Concert photography is exhilarating and addictive. There are often 5 subjects on stage, lights beaming down in all directions, a crowd of thousands of fans screaming behind you and half a dozen photographers either side of you, all trying to get the winning shot.
Words and Photography by Dominic Gould
With so much going on, getting the right shot can be a daunting experience. What if you have to change lenses halfway through a song and miss what would’ve been your best shot of the day? What if you spend the whole first song fiddling with settings while the lead singer dives into the crowd and you miss the most exciting part of the set? These questions go through everyone’s head, but if you’re reading this article you’re just a few minutes away from knowing how to capture great images at a concert.
“The humble ‘Nifty 50’ is an amazing lens for music photography.”
What You Need
Let’s talk about gear first. For a camera, what you need is a solid full-frame camera (like a Canon 5D or a Sony A7). These cameras have a big sensor so they’ll be able to see in the dark a bit better than their small-sensor competitors. You don’t need the latest and greatest camera that was just released with pages of special features though. The 5D II is what I used for 2 years or so before upgrading and most of my favourite images were taken on that camera.
As for lenses, if you’re just starting out and don’t have $1000 for a single lens, don’t worry, there are still options out there. The humble ‘Nifty 50’ is an amazing lens for music photography. For lots of my images I use a 50mm f1.4 which cost me under $200 – it has a nice bright f1.4 aperture and not being able to zoom isn’t the end of the world! Using a prime lens instead of a zoom forces you to get creative with your movement and composition anyway.
This photo was shot on a 50mm lens:
And here’s a link to a video of Adam Elmakias shooting a concert with just his 85mm lens, to show you what’s possible with just a single lens:
If you do have the cash in hand however, I couldn’t recommend a 24-70mm f2.8 lens more highly. This lens is, in my opinion, the perfect lens for music photography. It has a fairly bright aperture at 2.8, as well as a really nice zoom range from a wide angle 24mm to a tight 70mm. This lets you get some epic shots right at the front of the stage and also some shots from a distance. This lens, complimented by the 50mm is all I ever use.
This photo was shot at 24mm using the 24-70 lens:
And this photo was shot at 70mm using the 24-70 lens:
“I wouldn’t go any lower than 1/250th of a second for live music.”
How to Use It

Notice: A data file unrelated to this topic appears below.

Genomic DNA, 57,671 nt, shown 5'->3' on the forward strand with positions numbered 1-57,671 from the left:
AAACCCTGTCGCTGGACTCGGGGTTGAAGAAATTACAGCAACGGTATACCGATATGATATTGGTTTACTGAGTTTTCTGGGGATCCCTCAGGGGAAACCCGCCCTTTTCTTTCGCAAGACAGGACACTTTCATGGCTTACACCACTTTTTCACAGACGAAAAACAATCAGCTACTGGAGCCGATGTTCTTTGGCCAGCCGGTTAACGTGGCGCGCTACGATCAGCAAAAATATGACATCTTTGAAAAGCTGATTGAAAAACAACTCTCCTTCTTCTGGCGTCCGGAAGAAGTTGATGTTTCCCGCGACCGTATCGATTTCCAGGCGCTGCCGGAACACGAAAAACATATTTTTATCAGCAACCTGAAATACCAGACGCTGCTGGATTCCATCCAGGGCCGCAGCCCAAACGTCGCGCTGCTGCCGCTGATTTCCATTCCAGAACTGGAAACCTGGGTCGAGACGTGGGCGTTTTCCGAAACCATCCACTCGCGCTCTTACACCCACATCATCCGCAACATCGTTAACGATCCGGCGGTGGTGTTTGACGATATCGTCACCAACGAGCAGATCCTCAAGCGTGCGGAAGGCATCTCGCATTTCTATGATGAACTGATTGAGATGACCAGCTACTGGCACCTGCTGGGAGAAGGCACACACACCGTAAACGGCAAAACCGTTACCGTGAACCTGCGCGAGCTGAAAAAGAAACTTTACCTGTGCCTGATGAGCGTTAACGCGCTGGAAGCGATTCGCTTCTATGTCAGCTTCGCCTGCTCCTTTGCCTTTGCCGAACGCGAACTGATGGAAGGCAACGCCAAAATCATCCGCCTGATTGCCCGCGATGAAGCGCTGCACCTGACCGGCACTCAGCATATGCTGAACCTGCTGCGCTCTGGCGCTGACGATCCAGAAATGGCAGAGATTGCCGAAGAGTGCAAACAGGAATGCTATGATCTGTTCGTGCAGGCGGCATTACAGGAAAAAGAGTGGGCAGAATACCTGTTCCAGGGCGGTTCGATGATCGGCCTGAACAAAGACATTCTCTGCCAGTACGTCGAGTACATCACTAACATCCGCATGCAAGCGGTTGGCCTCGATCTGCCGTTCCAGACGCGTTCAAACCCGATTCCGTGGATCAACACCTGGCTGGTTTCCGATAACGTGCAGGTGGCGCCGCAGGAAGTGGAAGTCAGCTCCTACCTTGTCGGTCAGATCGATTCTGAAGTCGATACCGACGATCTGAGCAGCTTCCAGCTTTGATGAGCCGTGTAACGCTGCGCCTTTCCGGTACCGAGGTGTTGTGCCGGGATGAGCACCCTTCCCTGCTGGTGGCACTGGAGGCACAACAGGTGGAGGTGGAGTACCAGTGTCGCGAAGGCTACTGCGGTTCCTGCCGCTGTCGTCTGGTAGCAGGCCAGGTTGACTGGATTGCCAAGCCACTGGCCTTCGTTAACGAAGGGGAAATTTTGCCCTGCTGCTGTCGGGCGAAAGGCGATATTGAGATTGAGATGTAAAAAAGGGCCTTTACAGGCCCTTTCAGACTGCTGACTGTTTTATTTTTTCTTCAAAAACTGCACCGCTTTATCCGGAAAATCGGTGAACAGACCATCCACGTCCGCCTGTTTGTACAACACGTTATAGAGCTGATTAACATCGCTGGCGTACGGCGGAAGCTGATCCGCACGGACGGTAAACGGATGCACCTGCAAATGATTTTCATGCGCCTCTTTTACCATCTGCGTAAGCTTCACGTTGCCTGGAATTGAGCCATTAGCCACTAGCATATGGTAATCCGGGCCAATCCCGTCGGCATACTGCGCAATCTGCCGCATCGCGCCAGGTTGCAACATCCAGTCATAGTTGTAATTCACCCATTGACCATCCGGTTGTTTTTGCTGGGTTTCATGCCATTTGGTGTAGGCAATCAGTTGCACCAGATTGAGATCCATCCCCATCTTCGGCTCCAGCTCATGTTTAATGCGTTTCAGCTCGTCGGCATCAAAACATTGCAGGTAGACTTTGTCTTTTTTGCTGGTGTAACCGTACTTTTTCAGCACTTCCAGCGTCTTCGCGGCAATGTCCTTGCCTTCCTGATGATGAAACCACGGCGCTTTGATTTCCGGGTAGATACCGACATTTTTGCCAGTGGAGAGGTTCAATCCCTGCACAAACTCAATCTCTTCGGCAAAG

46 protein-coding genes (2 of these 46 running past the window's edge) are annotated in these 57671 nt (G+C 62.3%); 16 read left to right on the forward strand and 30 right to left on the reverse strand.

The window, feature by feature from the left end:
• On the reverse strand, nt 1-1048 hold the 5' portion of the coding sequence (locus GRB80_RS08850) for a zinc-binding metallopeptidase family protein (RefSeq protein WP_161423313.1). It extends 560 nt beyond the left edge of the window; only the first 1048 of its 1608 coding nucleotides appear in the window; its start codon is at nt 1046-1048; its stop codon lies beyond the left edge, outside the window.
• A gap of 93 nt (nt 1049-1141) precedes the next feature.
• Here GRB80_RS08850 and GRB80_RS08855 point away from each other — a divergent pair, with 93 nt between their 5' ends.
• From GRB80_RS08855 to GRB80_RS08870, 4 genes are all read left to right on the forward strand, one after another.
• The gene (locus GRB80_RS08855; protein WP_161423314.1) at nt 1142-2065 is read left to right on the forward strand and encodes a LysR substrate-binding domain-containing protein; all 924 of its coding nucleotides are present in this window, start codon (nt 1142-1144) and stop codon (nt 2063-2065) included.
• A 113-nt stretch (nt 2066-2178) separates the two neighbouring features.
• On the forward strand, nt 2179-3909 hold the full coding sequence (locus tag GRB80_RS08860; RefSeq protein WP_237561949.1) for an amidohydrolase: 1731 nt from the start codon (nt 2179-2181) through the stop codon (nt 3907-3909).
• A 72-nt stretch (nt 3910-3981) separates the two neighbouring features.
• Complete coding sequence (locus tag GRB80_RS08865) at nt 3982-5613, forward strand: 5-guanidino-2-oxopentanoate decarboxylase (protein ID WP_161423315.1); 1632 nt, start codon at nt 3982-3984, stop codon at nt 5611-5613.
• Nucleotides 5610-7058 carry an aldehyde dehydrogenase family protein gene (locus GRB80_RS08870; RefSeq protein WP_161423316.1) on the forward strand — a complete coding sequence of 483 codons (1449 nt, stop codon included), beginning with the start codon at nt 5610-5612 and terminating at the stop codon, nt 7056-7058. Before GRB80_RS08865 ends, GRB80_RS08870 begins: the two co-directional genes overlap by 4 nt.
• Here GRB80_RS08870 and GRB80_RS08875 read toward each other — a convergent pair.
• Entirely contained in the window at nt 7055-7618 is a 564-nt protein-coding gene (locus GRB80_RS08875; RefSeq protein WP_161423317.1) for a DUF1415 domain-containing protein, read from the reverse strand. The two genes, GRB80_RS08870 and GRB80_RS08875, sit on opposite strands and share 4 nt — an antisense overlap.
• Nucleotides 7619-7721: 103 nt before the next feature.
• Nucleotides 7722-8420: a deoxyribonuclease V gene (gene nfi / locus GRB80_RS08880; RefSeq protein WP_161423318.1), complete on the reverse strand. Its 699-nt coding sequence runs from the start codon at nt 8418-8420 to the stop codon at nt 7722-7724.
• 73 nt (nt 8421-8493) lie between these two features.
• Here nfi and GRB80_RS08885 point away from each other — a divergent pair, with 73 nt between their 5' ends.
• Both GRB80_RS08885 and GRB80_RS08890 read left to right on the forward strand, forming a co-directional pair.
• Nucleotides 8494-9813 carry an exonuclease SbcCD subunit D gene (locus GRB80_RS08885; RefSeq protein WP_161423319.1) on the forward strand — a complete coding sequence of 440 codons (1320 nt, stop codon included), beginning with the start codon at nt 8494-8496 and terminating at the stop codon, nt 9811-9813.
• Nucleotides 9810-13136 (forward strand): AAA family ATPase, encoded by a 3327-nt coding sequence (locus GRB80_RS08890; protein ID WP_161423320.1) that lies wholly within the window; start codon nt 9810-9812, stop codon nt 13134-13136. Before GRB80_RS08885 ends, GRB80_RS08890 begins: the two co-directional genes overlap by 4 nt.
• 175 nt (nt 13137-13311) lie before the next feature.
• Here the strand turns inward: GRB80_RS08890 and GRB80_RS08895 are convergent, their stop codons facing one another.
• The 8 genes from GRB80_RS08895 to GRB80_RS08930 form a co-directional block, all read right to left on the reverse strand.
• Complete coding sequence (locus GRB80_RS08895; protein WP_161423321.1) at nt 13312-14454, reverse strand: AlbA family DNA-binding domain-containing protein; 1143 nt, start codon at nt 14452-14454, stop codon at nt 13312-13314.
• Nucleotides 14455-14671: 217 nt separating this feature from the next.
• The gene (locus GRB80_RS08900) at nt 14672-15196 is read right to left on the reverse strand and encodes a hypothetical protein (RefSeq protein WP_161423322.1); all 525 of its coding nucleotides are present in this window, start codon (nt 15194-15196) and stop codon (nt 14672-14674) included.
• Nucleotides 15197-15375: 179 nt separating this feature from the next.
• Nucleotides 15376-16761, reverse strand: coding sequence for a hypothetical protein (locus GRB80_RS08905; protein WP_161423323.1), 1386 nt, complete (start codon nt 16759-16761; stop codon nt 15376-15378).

Now you know what gear to use, what on earth do you do with it? You need to have full control over your camera so turn that thing onto manual mode. For live music photography the settings are super easy.
First, crank that ISO! I normally have my ISO sitting between 1600 and 3200 – I’d rather get a bit of a grainy photo than not get the photo at all.
Next, open up that aperture! Set your f-stop as low as you can – if you have a prime lens you could go as low as f1.4 or if you have a good zoom down to f2.8. This will let in as much light as possible through your lens.
Last is your shutter speed, this also determines how much light comes in but also changes the motion blur of your subject if they’re moving. I wouldn’t go any lower than 1/250th of a second for live music. If the venue has some good lighting you can sit comfortably on 1/500th.
Also, you need to be shooting RAW, not JPG. This is an uncompressed file so you can play around with colour and brightness as much as you want when you’re editing.
This is what my camera settings generally look like for live music photography:
Aperture: f/1.4 (with my 50mm lens) or f/2.8 (with my 24-70mm lens)
Shutter speed: Between 1/250th and 1/500th
Mango Street have a great video on gear, settings and how they shoot at a concert:
“During daytime concerts, I’ll often use the sun to create the illusion of a spotlight.”
Composition and Creativity
Composition is something a lot of people struggle with at first in the unpredictable setting of a concert but it quickly becomes second nature with practice. For example, some concerts have patchy lighting that won’t work well for your photos but because that’s out of your control, you have to adapt and figure out what you can do differently.
I photographed Stonefield once and all they had were weak spotlights moving around the stage really quickly. I was trying to get photos where you could see the band members but the lighting made it too difficult. I ended up taking nearly 800 photos of their 3 songs simply trying to get a clean shot. I had to compromise and get creative with the way I captured the light on the subject. This was my favourite of the night:
Incorporating the stage lighting in your composition is an awesome way to get striking images, I particularly liked this photo of Anderson Paak where I stepped side to side trying to line myself up with the spotlight and waited for the artist to come towards me. I probably missed a few shots of him on the other side of the stage but I think it was worth it to get a unique shot:
During daytime concerts, when stage lighting is sparse, I’ll often use the sun to create the illusion of a spotlight:
“It’s a really thrilling feeling when you know you can get a great shot of a musician or band you admire.”
Shooting a highly anticipated concert is hands down one of the most exciting opportunities for a photographer, so keep practicing and experimenting. Never would I have imagined five years ago that I’d be taking photos of Interpol or Anderson Paak. It’s a really thrilling feeling when you know you can get a great shot of a musician or band you admire.